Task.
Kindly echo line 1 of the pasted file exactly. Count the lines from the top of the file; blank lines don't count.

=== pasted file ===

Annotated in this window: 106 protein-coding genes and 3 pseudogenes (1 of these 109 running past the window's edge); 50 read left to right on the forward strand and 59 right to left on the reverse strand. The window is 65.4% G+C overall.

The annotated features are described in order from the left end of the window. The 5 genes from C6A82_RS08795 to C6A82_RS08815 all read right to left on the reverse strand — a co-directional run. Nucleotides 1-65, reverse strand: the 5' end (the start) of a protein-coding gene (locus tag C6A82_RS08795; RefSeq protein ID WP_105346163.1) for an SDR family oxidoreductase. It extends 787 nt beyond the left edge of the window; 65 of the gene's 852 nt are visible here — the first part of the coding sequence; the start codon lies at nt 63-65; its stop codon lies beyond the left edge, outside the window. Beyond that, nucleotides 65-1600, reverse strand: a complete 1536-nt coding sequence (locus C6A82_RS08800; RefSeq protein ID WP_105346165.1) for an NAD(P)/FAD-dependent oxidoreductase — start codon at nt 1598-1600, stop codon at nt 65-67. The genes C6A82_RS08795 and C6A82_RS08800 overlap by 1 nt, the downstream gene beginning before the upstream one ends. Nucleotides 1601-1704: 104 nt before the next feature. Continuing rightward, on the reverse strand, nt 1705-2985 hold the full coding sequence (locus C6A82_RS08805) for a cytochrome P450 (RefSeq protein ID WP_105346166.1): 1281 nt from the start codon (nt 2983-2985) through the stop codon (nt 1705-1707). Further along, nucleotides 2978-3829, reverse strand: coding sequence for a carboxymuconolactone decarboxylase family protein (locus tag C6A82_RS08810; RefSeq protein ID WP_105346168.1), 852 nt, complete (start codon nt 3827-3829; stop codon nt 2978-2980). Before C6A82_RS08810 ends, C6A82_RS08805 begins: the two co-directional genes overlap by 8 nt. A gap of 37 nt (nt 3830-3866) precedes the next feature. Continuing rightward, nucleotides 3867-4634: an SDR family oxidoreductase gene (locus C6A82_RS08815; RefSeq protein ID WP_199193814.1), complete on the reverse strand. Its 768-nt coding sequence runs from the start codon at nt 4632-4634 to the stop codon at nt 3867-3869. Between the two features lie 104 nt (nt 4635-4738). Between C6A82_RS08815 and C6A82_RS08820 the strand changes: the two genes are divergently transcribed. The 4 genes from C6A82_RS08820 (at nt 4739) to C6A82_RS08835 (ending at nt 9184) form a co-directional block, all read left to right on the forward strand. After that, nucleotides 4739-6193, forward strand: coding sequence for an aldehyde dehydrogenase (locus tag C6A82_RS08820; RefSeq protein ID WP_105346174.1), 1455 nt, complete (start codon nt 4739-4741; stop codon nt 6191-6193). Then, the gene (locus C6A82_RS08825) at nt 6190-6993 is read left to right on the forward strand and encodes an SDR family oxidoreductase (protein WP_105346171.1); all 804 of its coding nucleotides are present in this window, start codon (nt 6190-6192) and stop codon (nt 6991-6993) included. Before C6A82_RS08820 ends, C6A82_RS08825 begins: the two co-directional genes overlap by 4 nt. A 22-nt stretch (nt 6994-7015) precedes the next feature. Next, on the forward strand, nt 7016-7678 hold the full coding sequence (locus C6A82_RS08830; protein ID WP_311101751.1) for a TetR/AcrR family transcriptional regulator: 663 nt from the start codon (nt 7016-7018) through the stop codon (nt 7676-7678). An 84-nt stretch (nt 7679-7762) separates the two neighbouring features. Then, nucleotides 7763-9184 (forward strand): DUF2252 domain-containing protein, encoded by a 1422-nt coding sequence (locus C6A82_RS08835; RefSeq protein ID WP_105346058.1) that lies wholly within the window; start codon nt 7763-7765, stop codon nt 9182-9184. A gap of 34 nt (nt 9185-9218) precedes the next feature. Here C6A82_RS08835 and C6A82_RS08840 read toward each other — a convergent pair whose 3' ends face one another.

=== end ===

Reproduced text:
Annotated in this window: 106 protein-coding genes and 3 pseudogenes (1 of these 109 running past the window's edge); 50 read left to right on the forward strand and 59 right to left on the reverse strand. The window is 65.4% G+C overall.